Snowdrop identification – the basics
There is something unique about the joy of when the snowdrops start flowering. Just when you start to think that it has been cold and dark and muddy forever, these defiant little bulbs push their heads up and bloom with such charm, promising that spring will soon come. They are among the most elegant of all flowers and yet are exceptionally tough, flopping down in the morning -6 frost only to perk up to their full glory again by lunchtime. Although often thought of as a native, all snowdrops growing in the UK have been introduced at some point or other. Their natural distribution is from the Pyrenees in the West to the Caucasus and Iran in the East and South as far as Lebanon and the Peloponnese. The Northern limit of their distribution is difficult to say because people have cultivated them for so long and today no temperate garden in the world would be complete without them.
There are about 18 species in the genus Galanthus although only about 4 or 5 are commonly grown in gardens. At first glance they can all look the same but on closer inspection their diversity and individual beauty can become a lifelong fascination.
The first at Gravetye to flower is Galanthus elwesii, usually starting around New Year’s Day. This is easy to identify by its broad greyish green leaves that wrap around each other at the base. Some specimens can get enormous and when their large flowers open and bask in the winter sun it is impossible to walk past without smiling. This is one of the earliest flowering species, some selections flowering in November. There is also a species called G. reginae-olgae that will flower in October but is tricky to grow, needing warmth, good drainage and shade all at the perfect moment for success. Sadly I killed it a few years ago but will try again this year.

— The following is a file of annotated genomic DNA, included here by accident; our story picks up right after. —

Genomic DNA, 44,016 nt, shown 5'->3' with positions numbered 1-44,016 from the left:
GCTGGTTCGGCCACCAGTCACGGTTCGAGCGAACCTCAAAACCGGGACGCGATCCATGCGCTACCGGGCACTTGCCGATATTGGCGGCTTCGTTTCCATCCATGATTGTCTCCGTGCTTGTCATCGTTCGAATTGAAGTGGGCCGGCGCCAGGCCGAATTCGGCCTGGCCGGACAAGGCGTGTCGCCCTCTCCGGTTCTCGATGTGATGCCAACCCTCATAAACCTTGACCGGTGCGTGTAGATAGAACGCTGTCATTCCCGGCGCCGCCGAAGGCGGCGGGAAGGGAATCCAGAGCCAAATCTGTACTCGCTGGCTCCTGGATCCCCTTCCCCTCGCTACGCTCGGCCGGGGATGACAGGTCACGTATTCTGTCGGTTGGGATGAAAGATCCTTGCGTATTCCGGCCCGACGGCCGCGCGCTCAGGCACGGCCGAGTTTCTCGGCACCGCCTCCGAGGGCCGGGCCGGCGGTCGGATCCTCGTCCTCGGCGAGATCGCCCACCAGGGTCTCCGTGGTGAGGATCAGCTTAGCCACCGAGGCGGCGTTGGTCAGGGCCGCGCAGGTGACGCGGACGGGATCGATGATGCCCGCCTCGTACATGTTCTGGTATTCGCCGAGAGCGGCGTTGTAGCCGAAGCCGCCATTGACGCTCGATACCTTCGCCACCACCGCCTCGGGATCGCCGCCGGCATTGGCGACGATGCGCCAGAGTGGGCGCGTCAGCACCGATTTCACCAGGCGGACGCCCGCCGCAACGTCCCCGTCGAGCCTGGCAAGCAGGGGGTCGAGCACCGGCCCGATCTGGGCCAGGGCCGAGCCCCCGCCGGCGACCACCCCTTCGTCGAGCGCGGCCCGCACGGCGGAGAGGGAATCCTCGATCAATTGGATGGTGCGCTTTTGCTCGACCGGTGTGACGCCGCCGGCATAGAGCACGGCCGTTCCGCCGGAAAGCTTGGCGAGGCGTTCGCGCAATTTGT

Slightly later to flower are G. nivalis and G. plicatus. Both hold their leaves flat together at the base, like hands in prayer. If the leaves are wider than your little finger nail then it is most likely is G. plicatus. This is one of the finest garden snowdrops and displays great diversity in form. Originating from N.W. Turkey, Romania, and Crimea it has long been in cultivation in England but became popular after the Crimean War. The cultivar ‘Warham’ is said to be one of the originals brought back by soldiers after the fighting.
If the leaves are narrower than your little finger nail and held flat together at the base then you have G. nivalis the commonest and most vigorous of all the snowdrops. Although nearly all snowdrops are happiest in woodland conditions this species will colonise in meadows and is excellent amongst garden shrubs and perennials. To add to the fun we also have G. woronowii with its glossy grass green like leaves and all these species will hybridise in a garden, creating a beautiful muddle.
But the more you look at these stunning bulbs the more they reveal their beauty and the next few weeks, as the snowdrops approach their peak, has become one of the highlights of the gardening year for me.
Text and images by Tom Coward, Head Gardener